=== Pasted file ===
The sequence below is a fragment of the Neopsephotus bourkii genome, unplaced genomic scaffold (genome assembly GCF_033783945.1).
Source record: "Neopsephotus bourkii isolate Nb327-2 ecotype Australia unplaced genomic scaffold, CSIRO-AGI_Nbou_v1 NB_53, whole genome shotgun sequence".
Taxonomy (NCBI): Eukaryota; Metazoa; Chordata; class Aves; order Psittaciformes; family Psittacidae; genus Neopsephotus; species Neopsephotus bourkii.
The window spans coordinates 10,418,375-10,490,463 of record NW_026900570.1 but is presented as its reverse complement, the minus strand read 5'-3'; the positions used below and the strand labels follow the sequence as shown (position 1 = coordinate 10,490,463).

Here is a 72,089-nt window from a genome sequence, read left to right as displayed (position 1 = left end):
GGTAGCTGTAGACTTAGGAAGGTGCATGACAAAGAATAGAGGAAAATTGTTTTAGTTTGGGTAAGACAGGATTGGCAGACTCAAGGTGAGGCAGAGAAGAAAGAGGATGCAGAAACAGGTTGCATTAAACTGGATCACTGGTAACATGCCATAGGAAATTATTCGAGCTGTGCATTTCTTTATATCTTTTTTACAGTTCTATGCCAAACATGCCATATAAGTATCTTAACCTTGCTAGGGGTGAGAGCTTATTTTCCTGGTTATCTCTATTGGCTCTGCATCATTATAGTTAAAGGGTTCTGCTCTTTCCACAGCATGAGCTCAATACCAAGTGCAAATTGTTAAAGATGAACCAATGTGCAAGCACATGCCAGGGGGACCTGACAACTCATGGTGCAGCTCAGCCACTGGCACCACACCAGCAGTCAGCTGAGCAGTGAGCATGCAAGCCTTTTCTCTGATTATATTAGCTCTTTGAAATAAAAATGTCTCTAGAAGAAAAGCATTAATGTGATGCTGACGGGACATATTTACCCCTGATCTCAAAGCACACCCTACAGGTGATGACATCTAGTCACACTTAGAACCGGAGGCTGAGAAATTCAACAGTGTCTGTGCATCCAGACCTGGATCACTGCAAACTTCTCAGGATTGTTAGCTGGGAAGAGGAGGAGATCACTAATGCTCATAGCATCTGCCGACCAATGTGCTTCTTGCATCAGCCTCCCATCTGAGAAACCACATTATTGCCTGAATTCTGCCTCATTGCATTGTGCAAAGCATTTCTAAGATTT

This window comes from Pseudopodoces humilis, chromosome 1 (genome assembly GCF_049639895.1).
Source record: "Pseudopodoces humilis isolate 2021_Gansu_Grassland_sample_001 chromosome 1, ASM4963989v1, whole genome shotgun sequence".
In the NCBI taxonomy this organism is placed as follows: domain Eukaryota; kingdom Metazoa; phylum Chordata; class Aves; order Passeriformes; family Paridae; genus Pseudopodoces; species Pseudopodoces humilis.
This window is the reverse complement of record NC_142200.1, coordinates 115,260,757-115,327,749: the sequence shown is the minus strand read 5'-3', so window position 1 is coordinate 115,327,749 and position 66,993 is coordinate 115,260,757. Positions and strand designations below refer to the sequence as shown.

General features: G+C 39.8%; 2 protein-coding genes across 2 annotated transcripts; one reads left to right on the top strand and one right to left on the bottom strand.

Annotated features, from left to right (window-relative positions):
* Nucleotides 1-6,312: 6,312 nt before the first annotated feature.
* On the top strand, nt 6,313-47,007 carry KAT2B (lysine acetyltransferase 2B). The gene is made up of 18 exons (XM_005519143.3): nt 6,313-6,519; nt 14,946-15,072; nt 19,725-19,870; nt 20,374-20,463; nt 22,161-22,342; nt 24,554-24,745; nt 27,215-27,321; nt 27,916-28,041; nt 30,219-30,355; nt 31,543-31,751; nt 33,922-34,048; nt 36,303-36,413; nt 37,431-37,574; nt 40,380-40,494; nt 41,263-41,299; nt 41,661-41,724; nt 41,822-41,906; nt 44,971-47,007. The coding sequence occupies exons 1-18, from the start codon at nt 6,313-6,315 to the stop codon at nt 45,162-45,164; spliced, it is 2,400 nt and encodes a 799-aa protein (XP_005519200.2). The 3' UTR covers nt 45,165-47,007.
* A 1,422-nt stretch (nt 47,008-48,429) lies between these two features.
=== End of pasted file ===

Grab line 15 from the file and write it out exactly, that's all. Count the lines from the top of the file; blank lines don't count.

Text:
* A 1,422-nt stretch (nt 47,008-48,429) lies between these two features.